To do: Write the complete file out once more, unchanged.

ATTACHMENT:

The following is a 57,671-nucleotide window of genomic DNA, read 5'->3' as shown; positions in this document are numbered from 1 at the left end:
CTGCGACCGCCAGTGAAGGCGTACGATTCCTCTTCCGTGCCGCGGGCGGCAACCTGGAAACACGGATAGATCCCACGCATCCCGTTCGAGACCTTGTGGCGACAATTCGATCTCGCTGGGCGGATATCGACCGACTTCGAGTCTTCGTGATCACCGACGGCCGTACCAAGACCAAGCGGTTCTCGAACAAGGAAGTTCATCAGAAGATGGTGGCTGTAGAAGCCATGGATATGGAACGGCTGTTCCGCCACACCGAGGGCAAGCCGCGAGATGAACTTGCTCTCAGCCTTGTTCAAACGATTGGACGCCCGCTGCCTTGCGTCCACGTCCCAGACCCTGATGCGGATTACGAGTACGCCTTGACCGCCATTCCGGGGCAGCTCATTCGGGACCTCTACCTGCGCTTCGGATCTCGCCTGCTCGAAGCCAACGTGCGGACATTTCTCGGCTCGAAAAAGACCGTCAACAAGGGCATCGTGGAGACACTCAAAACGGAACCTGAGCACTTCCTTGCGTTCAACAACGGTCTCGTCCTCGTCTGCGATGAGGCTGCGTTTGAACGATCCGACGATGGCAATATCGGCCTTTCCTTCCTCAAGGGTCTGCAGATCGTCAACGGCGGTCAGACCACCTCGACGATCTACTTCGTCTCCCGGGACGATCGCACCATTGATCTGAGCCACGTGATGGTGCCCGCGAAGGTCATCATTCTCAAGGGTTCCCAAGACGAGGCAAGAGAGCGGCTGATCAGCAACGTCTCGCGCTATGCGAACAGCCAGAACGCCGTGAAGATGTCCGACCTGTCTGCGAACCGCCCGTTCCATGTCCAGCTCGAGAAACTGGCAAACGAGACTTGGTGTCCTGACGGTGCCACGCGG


The following is a 57,671-nucleotide window of genomic DNA, read 5'->3' as shown; positions in this document are numbered from 1 at the left end:
CTGCGACCGCCAGTGAAGGCGTACGATTCCTCTTCCGTGCCGCGGGCGGCAACCTGGAAACACGGATAGATCCCACGCATCCCGTTCGAGACCTTGTGGCGACAATTCGATCTCGCTGGGCGGATATCGACCGACTTCGAGTCTTCGTGATCACCGACGGCCGTACCAAGACCAAGCGGTTCTCGAACAAGGAAGTTCATCAGAAGATGGTGGCTGTAGAAGCCATGGATATGGAACGGCTGTTCCGCCACACCGAGGGCAAGCCGCGAGATGAACTTGCTCTCAGCCTTGTTCAAACGATTGGACGCCCGCTGCCTTGCGTCCACGTCCCAGACCCTGATGCGGATTACGAGTACGCCTTGACCGCCATTCCGGGGCAGCTCATTCGGGACCTCTACCTGCGCTTCGGATCTCGCCTGCTCGAAGCCAACGTGCGGACATTTCTCGGCTCGAAAAAGACCGTCAACAAGGGCATCGTGGAGACACTCAAAACGGAACCTGAGCACTTCCTTGCGTTCAACAACGGTCTCGTCCTCGTCTGCGATGAGGCTGCGTTTGAACGATCCGACGATGGCAATATCGGCCTTTCCTTCCTCAAGGGTCTGCAGATCGTCAACGGCGGTCAGACCACCTCGACGATCTACTTCGTCTCCCGGGACGATCGCACCATTGATCTGAGCCACGTGATGGTGCCCGCGAAGGTCATCATTCTCAAGGGTTCCCAAGACGAGGCAAGAGAGCGGCTGATCAGCAACGTCTCGCGCTATGCGAACAGCCAGAACGCCGTGAAGATGTCCGACCTGTCTGCGAACCGCCCGTTCCATGTCCAGCTCGAGAAACTGGCAAACGAGACTTGGTGTCCTGACGGTGCCACGCGG